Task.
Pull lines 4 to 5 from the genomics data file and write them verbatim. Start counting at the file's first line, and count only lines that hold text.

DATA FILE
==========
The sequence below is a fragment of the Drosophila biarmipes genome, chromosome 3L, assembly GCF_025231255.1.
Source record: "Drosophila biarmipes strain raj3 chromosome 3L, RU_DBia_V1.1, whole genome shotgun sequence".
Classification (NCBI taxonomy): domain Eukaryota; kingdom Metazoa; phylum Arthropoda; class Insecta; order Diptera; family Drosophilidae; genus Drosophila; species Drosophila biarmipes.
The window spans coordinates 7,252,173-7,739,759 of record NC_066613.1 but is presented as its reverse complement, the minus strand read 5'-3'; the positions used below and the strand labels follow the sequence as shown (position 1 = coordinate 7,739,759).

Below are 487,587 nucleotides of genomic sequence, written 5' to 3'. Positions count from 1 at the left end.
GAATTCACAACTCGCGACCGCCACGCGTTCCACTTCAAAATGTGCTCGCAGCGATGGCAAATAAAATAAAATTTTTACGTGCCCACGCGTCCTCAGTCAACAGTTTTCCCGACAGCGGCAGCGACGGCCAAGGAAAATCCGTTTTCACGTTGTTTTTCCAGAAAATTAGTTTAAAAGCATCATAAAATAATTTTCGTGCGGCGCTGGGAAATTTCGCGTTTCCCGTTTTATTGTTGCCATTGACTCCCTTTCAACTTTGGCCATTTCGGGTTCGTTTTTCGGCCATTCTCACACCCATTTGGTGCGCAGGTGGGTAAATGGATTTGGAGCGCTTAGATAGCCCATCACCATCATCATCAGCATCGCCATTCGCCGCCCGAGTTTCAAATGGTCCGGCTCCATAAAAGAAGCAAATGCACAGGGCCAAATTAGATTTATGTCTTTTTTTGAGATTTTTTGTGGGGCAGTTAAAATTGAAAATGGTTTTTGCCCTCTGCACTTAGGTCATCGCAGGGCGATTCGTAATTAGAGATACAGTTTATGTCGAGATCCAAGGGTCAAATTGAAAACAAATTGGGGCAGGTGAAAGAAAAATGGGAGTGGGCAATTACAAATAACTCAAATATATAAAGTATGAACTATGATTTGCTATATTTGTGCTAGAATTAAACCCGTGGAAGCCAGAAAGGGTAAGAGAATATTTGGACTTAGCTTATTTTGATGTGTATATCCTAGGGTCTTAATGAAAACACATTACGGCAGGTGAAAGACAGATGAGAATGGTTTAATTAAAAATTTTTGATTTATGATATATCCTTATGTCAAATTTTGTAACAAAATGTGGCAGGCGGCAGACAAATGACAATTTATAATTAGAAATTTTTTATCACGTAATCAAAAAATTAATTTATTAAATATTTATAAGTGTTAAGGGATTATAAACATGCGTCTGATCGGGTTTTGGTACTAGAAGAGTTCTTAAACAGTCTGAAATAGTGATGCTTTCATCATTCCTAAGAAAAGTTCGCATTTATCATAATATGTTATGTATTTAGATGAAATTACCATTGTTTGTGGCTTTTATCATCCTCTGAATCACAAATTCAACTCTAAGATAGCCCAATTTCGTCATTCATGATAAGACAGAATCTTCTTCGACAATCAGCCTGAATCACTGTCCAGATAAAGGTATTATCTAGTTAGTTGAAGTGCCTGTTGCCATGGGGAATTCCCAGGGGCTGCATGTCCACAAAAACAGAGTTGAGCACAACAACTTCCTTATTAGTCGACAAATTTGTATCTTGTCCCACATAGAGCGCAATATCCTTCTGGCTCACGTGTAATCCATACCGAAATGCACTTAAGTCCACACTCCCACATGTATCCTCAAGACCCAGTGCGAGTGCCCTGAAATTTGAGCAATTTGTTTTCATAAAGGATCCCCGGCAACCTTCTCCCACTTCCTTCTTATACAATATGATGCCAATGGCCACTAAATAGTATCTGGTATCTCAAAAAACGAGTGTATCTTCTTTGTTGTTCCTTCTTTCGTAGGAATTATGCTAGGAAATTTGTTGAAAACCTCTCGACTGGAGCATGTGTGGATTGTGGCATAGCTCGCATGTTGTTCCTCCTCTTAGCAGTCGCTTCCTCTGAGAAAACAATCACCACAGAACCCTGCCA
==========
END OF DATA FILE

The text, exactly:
The window spans coordinates 7,252,173-7,739,759 of record NC_066613.1 but is presented as its reverse complement, the minus strand read 5'-3'; the positions used below and the strand labels follow the sequence as shown (position 1 = coordinate 7,739,759).

Below are 487,587 nucleotides of genomic sequence, written 5' to 3'. Positions count from 1 at the left end.